Tag Archives: black swans

Pension Apocalypse Is Coming

“It’s unequivocal now: We are taking money from the new employees and using it to pay off this liability for the old employees,” said Turner, a Gov. John Hickenlooper appointee. “And some might call that a Ponzi scheme.”Denver Post, 6/27/17

The people in Denver who bother to read the news, especially the ones who are or will be dependent on the Colorado public employees pension fund (PERA), were greeted with a shock Tuesday. PERA is now admitting to be 42% underfunded, down from an alleged 38% underfunding last year. How on earth is it possible for the underfunding of a pension to increase during a period of time when the Dow, S&P 500, Nasdaq and fixed income markets are hitting or are near all-time highs?

And what about the valuations of these funds using realistic mark to market prices for the illiquid assets, like private equity, commercial real estate and OTC derivatives?  Harvard University is about to sell its private equity assets.  My bet is that the value received will be covered up as much as possible.  And we’ll never know where the fund was marked on its books.  But judging of the failure vs. expectations of the SNAP and Blue Apron IPOs, private equity investments are likely over-marked on the books by at least 15-20%. A market to market here would devastate the stated funding levels of every pension fund.

It’s not just Illinois, which is de facto bankrupt, and the Connecticut State pension fund, which is also de facto insolvent.  Nearly every State’s pension fund is severely underfunded, as well as most private funds.

That 42% underfunding for PERA, by the way, makes very generous actuarial assumptions about the assumed rate of return on assets vs. the assumed payouts. Those assumptions have been wrong for at least 20 years and will continue to be wrong. That’s why PERA’s – as well as most every other pension fund – has become more underfunded over the last year.

The quote at the top is from Lynn Turner, who was one of the few competent, if not respected, SEC commissioners in my lifetime. In my view, when politicians and public officials are willing to state the truth about a dire situation in public,  it implies that the situation is on the precipice and they want to be disassociated with it – i.e the rats are jumping ship.  Yesterday the Illinois State Senate minority leader resigned…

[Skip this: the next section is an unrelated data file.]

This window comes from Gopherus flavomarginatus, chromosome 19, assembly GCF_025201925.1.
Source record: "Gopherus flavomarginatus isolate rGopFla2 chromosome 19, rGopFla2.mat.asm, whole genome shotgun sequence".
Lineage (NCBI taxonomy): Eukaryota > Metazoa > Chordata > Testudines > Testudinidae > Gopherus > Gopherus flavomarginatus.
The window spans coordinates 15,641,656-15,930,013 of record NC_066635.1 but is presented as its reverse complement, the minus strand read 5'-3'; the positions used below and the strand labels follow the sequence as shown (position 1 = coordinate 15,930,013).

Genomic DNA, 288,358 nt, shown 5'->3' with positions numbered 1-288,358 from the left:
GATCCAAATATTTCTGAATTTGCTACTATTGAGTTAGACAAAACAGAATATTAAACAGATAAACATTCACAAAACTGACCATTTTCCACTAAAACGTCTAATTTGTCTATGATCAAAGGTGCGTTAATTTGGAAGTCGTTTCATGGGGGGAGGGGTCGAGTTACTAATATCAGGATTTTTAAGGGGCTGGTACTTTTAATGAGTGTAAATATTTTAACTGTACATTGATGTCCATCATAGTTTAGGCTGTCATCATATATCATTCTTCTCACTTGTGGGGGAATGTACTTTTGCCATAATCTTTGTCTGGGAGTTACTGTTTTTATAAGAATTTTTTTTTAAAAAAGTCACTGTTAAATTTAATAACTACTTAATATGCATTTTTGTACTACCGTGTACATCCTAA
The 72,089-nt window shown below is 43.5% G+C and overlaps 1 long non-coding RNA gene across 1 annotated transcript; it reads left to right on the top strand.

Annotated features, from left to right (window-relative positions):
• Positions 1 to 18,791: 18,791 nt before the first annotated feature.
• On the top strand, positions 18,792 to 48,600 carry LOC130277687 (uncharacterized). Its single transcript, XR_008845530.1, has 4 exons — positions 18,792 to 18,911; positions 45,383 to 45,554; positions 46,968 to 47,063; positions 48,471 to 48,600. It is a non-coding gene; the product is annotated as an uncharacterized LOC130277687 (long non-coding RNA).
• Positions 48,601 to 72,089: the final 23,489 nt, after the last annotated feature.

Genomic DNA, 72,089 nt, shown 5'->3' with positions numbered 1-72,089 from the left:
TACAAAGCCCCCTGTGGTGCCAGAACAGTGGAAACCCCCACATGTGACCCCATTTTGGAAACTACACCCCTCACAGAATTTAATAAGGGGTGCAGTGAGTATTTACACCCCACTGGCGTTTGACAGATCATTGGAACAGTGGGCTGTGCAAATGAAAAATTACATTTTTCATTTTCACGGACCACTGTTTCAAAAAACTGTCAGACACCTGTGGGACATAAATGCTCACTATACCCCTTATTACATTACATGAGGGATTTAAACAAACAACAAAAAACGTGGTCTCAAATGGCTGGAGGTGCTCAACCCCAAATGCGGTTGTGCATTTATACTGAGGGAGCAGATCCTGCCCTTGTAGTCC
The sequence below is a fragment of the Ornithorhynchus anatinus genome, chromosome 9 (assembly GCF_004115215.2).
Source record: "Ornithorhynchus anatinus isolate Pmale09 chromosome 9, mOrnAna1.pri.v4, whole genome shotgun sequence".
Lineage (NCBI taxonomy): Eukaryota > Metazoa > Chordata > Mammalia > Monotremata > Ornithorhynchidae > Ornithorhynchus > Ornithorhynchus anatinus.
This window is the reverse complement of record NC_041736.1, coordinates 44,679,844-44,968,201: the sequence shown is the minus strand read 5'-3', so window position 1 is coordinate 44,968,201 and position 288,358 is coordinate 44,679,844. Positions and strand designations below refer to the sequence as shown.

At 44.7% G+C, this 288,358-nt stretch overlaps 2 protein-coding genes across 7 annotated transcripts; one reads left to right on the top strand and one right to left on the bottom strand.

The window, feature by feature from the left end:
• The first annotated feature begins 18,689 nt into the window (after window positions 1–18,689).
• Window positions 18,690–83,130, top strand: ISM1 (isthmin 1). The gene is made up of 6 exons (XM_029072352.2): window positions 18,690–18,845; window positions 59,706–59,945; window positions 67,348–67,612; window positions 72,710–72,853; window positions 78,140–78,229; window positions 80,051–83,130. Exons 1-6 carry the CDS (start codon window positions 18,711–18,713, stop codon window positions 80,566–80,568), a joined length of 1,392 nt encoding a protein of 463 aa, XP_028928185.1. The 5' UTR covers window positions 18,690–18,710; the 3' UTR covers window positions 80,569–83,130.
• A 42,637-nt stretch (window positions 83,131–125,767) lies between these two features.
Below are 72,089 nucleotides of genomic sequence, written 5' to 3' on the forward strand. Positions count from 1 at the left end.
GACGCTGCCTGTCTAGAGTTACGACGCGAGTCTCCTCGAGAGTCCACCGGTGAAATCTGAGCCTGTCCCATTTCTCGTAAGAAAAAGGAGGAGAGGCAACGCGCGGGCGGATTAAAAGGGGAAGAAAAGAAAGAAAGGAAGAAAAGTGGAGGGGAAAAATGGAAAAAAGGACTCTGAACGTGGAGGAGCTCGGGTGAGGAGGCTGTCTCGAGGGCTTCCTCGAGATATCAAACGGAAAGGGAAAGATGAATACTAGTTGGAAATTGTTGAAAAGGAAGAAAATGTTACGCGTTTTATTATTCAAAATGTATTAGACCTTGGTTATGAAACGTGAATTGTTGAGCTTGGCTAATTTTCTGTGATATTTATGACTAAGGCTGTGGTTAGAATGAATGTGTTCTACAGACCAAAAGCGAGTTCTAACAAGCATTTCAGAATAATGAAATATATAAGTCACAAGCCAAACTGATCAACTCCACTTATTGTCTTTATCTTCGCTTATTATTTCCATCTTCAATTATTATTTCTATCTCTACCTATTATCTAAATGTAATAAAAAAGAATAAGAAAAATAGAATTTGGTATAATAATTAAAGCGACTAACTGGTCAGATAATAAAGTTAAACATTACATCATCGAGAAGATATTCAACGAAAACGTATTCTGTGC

I would argue that the one of the primary reasons the Fed is working hard to keep the stock market propped up is because, if the Dow/SPX/Nasdaq were to fall 5-10% for an extended period of time – as in more than a month – the entire U.S. pension Ponzi scheme would blow up and decimate the financial system. It’s a literal black swan in full view.

This is explains the “V” rallies in the stock market when the market abruptly drops 1% on a given day – like Tuesday and Thursday this past week. The fact that the market reversed Wednesday’s overt Fed intervention on Thursday signals the possibility that the Fed is losing control.

Meanwhile, the paper price of gold has once again withstood a vicious overnight attack that began in London and continued when the Comex opened by holding up at the $1240 level and bouncing. This is the fourth time since the so-called Fed attack last week disguised by the fake news as the “fat finger” trade.

A Flock Of Black Swans Hovers Over This Bear Market Bounce

The Dow has spiked up nearly 1,000 points in six trading sessions.  Similarly, the S&P 500 has shot up 6.4% in the last six trading sessions. Nothwithstanding the continued flow of increasingly bearish economic data, stock market moves like this do not occur in a bull market.  The economic indicators continue to get worse – much worse.  Maybe the markets are giddy because they are anticipating more money printing – I don’t know.

There is no means of avoiding the final collapse of a boom brought about by credit expansion. The alternative is only whether the crisis should come sooner as the result of a voluntary abandonment of further credit expansion, or later as a final and total catastrophe of the currency system involved.  – Ludwig Von Mises,  “Human Action”

I don’t care what so-called Wall Street scam artists, financial media imbeciles and the  charts are saying.  The basic underlying economic, financial and geopolitical fundamentals continue to show two developments brewing:   the onset of a Greater Depression and war.

The black swans are right in front of our eyes in the form of debt at every level of our system:  Energy industry, student loans, auto debt, personal and credit card debt, corporate debt and real estate/commercial property/housing debt.

The energy debt crack-up boom is here and now. The Government can somewhat hide the SLMA debt problem but I’ve seen estimates that as much as 40% of the $1.3 trillion is in technical default. The Government lets people go into deferment or enables as little as no monthly payments with a new income based test that Obama initiated. But the Government still has to make payments on the debt as a the pass-thru guarantor to entities that hold the student debt.